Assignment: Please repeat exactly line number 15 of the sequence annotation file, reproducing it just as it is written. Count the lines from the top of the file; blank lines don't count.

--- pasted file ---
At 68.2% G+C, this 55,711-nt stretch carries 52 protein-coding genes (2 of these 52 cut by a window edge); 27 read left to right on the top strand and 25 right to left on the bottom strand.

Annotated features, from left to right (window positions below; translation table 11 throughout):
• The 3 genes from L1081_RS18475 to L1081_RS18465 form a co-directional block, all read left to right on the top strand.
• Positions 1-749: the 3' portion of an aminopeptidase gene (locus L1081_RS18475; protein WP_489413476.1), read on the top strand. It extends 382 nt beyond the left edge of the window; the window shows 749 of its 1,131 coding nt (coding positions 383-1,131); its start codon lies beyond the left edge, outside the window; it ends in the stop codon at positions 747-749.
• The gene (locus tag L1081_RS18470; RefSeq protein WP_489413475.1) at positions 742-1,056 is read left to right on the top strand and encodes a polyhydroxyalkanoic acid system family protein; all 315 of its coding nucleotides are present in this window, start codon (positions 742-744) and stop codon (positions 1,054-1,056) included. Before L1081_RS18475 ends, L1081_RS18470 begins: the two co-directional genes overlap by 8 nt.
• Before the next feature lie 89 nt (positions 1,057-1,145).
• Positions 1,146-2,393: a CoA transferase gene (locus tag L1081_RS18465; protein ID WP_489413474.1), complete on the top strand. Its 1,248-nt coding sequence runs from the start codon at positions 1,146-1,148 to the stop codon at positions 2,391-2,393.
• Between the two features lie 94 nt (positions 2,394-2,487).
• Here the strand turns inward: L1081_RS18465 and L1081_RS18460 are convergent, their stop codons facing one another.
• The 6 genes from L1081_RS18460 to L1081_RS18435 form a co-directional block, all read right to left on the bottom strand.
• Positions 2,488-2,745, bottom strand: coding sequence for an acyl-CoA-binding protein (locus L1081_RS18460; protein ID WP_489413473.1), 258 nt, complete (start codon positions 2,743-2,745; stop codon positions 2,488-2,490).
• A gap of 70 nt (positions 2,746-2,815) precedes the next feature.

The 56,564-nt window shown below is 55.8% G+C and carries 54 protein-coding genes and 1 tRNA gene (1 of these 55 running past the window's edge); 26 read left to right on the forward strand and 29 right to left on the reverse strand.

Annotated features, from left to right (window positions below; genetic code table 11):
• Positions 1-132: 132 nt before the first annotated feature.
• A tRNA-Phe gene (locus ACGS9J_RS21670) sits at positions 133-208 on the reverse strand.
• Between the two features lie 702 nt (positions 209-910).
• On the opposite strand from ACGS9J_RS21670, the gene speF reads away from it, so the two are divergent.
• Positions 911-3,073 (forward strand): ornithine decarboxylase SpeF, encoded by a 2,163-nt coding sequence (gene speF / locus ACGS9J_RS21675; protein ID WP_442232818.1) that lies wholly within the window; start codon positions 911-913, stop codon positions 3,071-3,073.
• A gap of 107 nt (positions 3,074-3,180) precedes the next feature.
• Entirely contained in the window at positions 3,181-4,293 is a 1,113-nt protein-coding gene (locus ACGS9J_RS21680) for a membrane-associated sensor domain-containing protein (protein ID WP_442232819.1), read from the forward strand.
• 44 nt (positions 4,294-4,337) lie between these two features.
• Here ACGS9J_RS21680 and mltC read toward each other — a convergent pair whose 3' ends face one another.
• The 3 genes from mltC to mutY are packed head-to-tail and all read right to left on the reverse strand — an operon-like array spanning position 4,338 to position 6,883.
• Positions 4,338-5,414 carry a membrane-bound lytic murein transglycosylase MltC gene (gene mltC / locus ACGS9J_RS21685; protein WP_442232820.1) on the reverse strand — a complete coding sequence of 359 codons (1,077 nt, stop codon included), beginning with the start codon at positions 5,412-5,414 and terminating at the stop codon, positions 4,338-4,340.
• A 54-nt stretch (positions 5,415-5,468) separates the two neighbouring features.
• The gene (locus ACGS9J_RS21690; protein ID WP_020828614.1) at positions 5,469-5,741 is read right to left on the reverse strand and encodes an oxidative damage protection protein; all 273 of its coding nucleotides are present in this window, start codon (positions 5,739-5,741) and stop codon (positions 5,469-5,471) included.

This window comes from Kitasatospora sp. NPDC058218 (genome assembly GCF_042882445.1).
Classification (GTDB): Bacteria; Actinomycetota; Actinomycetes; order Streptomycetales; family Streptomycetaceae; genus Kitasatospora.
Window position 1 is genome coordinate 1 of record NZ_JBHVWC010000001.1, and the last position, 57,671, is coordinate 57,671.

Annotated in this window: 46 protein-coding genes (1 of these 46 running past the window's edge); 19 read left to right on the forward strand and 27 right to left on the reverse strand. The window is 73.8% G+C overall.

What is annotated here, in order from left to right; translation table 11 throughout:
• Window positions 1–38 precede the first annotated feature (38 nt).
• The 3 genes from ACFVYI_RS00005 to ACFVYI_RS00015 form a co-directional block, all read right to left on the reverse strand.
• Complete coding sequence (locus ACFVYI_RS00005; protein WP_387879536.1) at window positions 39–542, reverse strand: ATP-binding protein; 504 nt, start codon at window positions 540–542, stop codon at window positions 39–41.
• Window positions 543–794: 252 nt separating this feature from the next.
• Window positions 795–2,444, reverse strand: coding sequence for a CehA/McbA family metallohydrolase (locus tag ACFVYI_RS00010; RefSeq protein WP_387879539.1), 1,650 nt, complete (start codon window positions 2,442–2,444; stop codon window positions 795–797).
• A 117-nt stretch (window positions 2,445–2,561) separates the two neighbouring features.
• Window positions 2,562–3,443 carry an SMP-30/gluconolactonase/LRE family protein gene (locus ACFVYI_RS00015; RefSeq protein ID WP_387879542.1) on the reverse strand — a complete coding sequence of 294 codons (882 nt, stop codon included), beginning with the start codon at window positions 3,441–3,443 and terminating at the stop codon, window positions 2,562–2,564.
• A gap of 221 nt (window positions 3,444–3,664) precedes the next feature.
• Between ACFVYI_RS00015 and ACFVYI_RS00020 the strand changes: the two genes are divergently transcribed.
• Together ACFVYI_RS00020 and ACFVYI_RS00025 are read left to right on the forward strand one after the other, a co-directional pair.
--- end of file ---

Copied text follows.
• Positions 1-132: 132 nt before the first annotated feature.